T-Mobile has been aggressively marketing its Uncarrier initiatives to prove that it cares about customers, but the Federal Trade Commission has published a new complaint that accuses the carrier of knowingly cramming bogus charges onto customers’ phone bills for years. The FTC claims that T-Mobile made hundreds of millions of dollars by knowingly placing charges for “premium” SMS subscriptions that, most often, were not authorized by customers…
According to the official FTC complaint (PDF), unauthorized charges often came in the form of monthly subscriptions from third-party merchants, for content like ringtones, wallpaper, horoscopes, flirting tips, celebrity gossip and similar information. T-Mobile typically charged consumers $9.99 per month for these subscriptions, as recently as December 2013.
“The FTC alleges that T-Mobile received anywhere from 35 to 40 percent of the total amount charged to consumers for subscriptions for content such as flirting tips, horoscope information or celebrity gossip that typically cost $9.99 per month,” the FTC writes. “According to the FTC’s complaint, T-Mobile in some cases continued to bill its customers for these services offered by scammers years after becoming aware of signs that the charges were fraudulent.”
The act of third-party billing without customer authorization is known as “cramming,” which is something the FTC has been aggressively fighting over the years. In the last year, it has held a public workshop on mobile cramming and filed lawsuits against mobile cramming operations Jesta Digital, Wise Media, and Tatto Inc. T-Mobile is said to have billed customers for services from each of those three companies.
“It’s wrong for a company like T-Mobile to profit from scams against its customers when there were clear warning signs the charges it was imposing were fraudulent,” said FTC Chairwoman Edith Ramirez. “The FTC’s goal is to ensure that T-Mobile repays all its customers for these crammed charges.”
The confusing billing practises that T-Mobile uses likely contributed to the difficulties in customers tracking these charges, which were labeled as “Premium Services” and buried under a separate heading within the online billing portal. T-Mobile did not distinguish the charges as being part of a monthly, recurring subscription, nor did they enable customers to view the charges individually.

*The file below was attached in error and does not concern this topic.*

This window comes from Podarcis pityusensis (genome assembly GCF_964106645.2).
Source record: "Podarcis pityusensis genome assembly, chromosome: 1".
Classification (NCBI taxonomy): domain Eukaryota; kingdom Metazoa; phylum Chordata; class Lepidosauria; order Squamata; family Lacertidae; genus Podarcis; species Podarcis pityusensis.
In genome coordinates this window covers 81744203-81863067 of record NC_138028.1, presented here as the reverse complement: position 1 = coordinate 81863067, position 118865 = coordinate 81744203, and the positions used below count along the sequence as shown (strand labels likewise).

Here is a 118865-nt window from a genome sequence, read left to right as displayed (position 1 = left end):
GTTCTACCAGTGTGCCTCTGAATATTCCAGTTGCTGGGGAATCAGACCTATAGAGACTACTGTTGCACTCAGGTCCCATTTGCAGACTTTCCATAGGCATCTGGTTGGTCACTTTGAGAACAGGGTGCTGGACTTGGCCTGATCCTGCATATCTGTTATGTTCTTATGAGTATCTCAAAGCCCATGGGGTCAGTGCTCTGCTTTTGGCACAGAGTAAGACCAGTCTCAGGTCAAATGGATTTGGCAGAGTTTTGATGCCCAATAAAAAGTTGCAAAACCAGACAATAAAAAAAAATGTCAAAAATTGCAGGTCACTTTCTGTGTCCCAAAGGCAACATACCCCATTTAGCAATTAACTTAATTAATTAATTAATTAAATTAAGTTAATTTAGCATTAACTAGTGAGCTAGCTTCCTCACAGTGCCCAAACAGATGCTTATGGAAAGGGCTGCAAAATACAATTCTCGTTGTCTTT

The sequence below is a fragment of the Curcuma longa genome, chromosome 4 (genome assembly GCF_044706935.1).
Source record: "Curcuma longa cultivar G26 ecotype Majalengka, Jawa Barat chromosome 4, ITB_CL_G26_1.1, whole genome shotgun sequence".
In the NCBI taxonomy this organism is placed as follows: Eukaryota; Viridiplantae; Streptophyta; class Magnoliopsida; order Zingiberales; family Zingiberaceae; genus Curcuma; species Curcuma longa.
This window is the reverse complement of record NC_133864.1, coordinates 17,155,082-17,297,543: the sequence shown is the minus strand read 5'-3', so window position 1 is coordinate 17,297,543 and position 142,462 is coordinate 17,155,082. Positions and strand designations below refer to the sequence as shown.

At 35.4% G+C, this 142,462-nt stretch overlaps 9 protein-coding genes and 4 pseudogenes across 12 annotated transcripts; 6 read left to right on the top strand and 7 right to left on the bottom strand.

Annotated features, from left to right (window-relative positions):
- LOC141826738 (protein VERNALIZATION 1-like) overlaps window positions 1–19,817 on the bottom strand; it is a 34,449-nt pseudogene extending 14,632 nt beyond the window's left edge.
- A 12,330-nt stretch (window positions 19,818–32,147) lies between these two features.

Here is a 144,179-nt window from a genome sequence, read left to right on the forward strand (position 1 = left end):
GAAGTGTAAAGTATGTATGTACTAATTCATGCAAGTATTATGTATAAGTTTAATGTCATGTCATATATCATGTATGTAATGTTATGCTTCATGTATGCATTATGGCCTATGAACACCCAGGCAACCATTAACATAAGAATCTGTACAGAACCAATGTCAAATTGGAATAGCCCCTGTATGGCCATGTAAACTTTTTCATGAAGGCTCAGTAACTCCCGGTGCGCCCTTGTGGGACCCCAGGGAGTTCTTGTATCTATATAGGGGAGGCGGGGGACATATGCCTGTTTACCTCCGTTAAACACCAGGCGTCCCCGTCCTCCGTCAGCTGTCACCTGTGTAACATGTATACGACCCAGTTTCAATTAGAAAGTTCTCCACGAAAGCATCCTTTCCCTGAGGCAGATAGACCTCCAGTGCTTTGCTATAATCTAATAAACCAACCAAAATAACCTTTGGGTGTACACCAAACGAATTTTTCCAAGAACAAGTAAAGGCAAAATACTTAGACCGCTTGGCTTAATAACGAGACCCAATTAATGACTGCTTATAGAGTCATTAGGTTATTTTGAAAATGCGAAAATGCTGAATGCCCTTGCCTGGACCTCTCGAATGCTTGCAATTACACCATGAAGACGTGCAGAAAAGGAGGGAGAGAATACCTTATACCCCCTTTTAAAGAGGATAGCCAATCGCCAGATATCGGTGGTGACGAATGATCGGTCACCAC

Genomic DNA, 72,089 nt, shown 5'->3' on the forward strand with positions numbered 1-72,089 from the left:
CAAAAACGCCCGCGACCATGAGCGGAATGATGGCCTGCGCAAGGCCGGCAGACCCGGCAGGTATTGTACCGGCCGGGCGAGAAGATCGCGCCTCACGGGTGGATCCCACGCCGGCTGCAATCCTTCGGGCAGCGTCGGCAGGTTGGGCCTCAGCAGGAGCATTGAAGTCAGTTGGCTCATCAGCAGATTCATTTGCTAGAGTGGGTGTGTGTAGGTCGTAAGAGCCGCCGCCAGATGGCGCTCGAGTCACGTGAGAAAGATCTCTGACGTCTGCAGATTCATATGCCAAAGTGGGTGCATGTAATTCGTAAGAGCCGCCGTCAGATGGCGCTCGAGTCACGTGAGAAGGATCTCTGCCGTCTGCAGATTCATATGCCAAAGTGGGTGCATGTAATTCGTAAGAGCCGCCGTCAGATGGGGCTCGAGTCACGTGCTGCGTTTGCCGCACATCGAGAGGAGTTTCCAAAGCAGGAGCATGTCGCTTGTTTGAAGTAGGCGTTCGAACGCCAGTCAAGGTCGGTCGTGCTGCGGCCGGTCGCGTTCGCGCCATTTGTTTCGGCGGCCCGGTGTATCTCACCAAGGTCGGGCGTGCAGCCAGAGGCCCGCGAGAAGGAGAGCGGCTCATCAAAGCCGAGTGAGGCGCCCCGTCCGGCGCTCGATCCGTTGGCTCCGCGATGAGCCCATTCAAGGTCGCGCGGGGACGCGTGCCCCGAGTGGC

The charges were often vaguely disguised on phone bills with names like “8888906150BrnStorm23918,” and customers that were on pre-paid billing cycles were having these charges withdrawn from their account without their knowledge. The FTC claims that T-Mobile provided some customers with partial refunds, but often times gave none at all.
The FTC’s complaint in the U.S. District Court for the Western District of Washington seeks a court order against T-Mobile that will permanently prevent the carrier from mobile cramming and force it to offer refunds to all affected customers. While the FTC has “reason to believe” that T-Mobile is guilty of these fraudulent actions, it will be up to the court to impose legal sanctions.
Update: John Legere commented on the matter:
We have seen the complaint filed today by the FTC and find it to be unfounded and without merit. In fact T-Mobile stopped billing for these Premium SMS services last year and launched a proactive program to provide full refunds for any customer that feels that they were charged for something they did not want. T-Mobile is fighting harder than any of the carriers to change the way the wireless industry operates and we are disappointed that the FTC has chosen to file this action against the most pro-consumer company in the industry rather than the real bad actors.
As the Un-carrier, we believe that customers should only pay for what they want and what they sign up for.” said John Legere, CEO T Mobile USA. “We exited this business late last year, and announced an aggressive program to take care of customers and we are disappointed that the FTC has instead chosen to file this sensationalized legal action. We are the first to take action for the consumer, I am calling for the entire industry to do the same.
This is about doing what is right for consumers and we put in place procedures to protect our customers from unauthorized charges. Unfortunately, not all of these third party providers acted responsibly—an issue the entire industry faced. We believe those providers should be held accountable, and the FTC’s lawsuit seeking to hold T-Mobile responsible for their acts is not only factually and legally unfounded, but also misdirected.
– John Legere, CEO of T-Mobile USA